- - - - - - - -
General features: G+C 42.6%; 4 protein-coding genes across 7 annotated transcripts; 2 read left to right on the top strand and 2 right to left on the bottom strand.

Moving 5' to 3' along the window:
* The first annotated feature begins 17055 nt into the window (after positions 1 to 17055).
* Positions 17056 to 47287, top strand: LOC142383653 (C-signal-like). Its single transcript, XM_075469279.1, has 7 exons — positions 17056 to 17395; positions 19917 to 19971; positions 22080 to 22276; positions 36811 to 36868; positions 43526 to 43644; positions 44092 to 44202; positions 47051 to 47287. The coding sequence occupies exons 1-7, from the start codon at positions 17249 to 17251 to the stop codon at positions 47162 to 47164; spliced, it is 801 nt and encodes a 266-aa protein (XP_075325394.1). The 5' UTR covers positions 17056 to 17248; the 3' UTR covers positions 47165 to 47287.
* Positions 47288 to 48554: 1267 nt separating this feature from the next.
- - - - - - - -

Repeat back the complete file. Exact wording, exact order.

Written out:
General features: G+C 42.6%; 4 protein-coding genes across 7 annotated transcripts; 2 read left to right on the top strand and 2 right to left on the bottom strand.

Moving 5' to 3' along the window:
* The first annotated feature begins 17055 nt into the window (after positions 1 to 17055).
* Positions 17056 to 47287, top strand: LOC142383653 (C-signal-like). Its single transcript, XM_075469279.1, has 7 exons — positions 17056 to 17395; positions 19917 to 19971; positions 22080 to 22276; positions 36811 to 36868; positions 43526 to 43644; positions 44092 to 44202; positions 47051 to 47287. The coding sequence occupies exons 1-7, from the start codon at positions 17249 to 17251 to the stop codon at positions 47162 to 47164; spliced, it is 801 nt and encodes a 266-aa protein (XP_075325394.1). The 5' UTR covers positions 17056 to 17248; the 3' UTR covers positions 47165 to 47287.
* Positions 47288 to 48554: 1267 nt separating this feature from the next.